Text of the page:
Friday, January 30, 2009

။ NorthEast Separatists Must Take Lessons From The LTTE's Defeat

By Subir Bhaumik
It may not be the end of the LTTE and if Vellupillai Prabhakaran survives, the Tigers could still operate as a terrorist group. They can still set off a few explosions in various places in Sri Lanka and assasinate a few leaders. But we can safely say the best days of the LTTE is over and it will never be able to achieve its prime objective - an independent homeland called Eelam. The Sri Lankan army has recaptured almost the entire north and eastern areas of the country where the LTTE had established firm control and run a parellel administration for two decades. The battle lines have often swung back and forth, the Tigers have lost some areas to the army only to take it back by heavy and succesful counter-attack. But this time, there is no counter-attack, no rearguard action, no chance for Prabhakaran to bounce back with some tactical military magic.
It is a consistent story of LTTE losses and huge gains by Sri Lankan army that has given its chief General Fonesca the confidence to allow his public relations officials to fly in journalists and TV crews to show the world that their victory is real and that the Tigers are finally on the run. The Tigers are trying to use large number of Tamil civilians as their shield and India's Tamil politicians are pressurising Delhi to stop Sri Lanka for a final decisive military offensive Prabhakaran may flee Sri lanka, he may go down fighting but he may also try to open negotiations as he has done so often in the past whenever in a tight corner. The trouble is nobody in Colombo will believe him - and surely no one in Delhi.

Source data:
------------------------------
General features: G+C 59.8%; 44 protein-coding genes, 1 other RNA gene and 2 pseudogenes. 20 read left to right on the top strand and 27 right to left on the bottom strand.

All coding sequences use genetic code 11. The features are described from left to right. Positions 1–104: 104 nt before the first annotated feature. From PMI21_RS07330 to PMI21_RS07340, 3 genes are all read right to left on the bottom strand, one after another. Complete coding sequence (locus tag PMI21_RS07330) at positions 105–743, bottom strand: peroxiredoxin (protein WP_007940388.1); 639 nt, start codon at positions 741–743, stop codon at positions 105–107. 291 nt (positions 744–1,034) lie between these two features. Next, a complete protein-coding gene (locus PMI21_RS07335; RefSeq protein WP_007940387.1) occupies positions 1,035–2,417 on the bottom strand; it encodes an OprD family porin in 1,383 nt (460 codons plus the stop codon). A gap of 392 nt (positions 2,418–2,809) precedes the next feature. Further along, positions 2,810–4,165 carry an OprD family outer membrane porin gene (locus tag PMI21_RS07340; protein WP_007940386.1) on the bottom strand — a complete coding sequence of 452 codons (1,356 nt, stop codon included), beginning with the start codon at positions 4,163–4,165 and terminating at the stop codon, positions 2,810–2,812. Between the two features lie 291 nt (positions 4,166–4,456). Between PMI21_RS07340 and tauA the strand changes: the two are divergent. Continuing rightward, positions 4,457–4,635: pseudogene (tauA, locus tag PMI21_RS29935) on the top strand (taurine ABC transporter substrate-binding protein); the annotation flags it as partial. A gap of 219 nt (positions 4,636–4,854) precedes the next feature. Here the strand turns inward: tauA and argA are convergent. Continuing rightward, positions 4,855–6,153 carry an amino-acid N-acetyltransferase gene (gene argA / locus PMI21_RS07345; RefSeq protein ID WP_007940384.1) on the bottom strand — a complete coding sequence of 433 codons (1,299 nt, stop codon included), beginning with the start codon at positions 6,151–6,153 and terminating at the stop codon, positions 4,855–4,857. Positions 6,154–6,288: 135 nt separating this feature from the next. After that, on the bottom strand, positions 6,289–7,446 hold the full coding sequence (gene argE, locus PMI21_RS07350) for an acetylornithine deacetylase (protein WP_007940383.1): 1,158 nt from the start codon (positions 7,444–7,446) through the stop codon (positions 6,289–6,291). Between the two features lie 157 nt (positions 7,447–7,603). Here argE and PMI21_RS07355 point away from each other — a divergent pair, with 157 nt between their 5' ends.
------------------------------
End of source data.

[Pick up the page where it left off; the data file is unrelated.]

Our readers know much of what has been going on in north and eastern Sri Lanka - it has all been in the papers and the TV channels all over. The Tiger is finally on the run.
I hope the leaders of our separatist movements in Northeast India and Kashmir are getting enough information about the fighting in Sri Lanka and what is happening to the great Prabhakaran. The Sri Lankan army is not as strong as many armies in South Asia - but its morale and fighting abilities have improved over the years as its military leaders have absorbed the lessons of earlier defeats and analysed the strengths and weaknesses of the Tigers.